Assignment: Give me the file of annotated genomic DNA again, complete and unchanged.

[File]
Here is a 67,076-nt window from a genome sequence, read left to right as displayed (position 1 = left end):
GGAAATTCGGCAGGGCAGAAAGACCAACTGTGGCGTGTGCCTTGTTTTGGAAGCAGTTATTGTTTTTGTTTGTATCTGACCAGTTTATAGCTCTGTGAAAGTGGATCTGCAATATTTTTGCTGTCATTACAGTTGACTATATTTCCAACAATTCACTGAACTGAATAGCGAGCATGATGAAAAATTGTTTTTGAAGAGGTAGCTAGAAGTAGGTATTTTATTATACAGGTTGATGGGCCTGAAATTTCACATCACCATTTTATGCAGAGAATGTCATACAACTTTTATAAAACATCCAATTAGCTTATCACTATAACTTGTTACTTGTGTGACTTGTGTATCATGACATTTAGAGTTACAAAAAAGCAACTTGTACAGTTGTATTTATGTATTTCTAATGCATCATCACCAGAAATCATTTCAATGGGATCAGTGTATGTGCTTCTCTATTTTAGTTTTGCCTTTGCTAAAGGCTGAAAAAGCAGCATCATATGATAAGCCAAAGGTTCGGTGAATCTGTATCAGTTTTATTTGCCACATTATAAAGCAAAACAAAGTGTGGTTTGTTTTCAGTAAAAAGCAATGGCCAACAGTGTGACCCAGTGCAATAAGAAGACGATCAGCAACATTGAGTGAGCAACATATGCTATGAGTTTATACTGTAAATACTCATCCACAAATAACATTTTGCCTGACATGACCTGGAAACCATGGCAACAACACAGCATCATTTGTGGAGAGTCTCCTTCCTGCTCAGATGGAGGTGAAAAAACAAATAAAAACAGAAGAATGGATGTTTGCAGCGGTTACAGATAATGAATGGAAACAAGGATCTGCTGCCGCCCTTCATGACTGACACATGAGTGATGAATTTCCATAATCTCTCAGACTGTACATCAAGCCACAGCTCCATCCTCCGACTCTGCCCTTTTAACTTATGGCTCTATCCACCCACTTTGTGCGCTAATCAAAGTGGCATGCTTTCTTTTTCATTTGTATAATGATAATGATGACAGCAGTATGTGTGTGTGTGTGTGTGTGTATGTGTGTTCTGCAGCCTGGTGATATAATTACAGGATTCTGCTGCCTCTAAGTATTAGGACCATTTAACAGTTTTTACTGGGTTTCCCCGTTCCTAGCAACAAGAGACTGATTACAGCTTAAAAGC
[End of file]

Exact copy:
Here is a 67,076-nt window from a genome sequence, read left to right as displayed (position 1 = left end):
GGAAATTCGGCAGGGCAGAAAGACCAACTGTGGCGTGTGCCTTGTTTTGGAAGCAGTTATTGTTTTTGTTTGTATCTGACCAGTTTATAGCTCTGTGAAAGTGGATCTGCAATATTTTTGCTGTCATTACAGTTGACTATATTTCCAACAATTCACTGAACTGAATAGCGAGCATGATGAAAAATTGTTTTTGAAGAGGTAGCTAGAAGTAGGTATTTTATTATACAGGTTGATGGGCCTGAAATTTCACATCACCATTTTATGCAGAGAATGTCATACAACTTTTATAAAACATCCAATTAGCTTATCACTATAACTTGTTACTTGTGTGACTTGTGTATCATGACATTTAGAGTTACAAAAAAGCAACTTGTACAGTTGTATTTATGTATTTCTAATGCATCATCACCAGAAATCATTTCAATGGGATCAGTGTATGTGCTTCTCTATTTTAGTTTTGCCTTTGCTAAAGGCTGAAAAAGCAGCATCATATGATAAGCCAAAGGTTCGGTGAATCTGTATCAGTTTTATTTGCCACATTATAAAGCAAAACAAAGTGTGGTTTGTTTTCAGTAAAAAGCAATGGCCAACAGTGTGACCCAGTGCAATAAGAAGACGATCAGCAACATTGAGTGAGCAACATATGCTATGAGTTTATACTGTAAATACTCATCCACAAATAACATTTTGCCTGACATGACCTGGAAACCATGGCAACAACACAGCATCATTTGTGGAGAGTCTCCTTCCTGCTCAGATGGAGGTGAAAAAACAAATAAAAACAGAAGAATGGATGTTTGCAGCGGTTACAGATAATGAATGGAAACAAGGATCTGCTGCCGCCCTTCATGACTGACACATGAGTGATGAATTTCCATAATCTCTCAGACTGTACATCAAGCCACAGCTCCATCCTCCGACTCTGCCCTTTTAACTTATGGCTCTATCCACCCACTTTGTGCGCTAATCAAAGTGGCATGCTTTCTTTTTCATTTGTATAATGATAATGATGACAGCAGTATGTGTGTGTGTGTGTGTGTGTATGTGTGTTCTGCAGCCTGGTGATATAATTACAGGATTCTGCTGCCTCTAAGTATTAGGACCATTTAACAGTTTTTACTGGGTTTCCCCGTTCCTAGCAACAAGAGACTGATTACAGCTTAAAAGC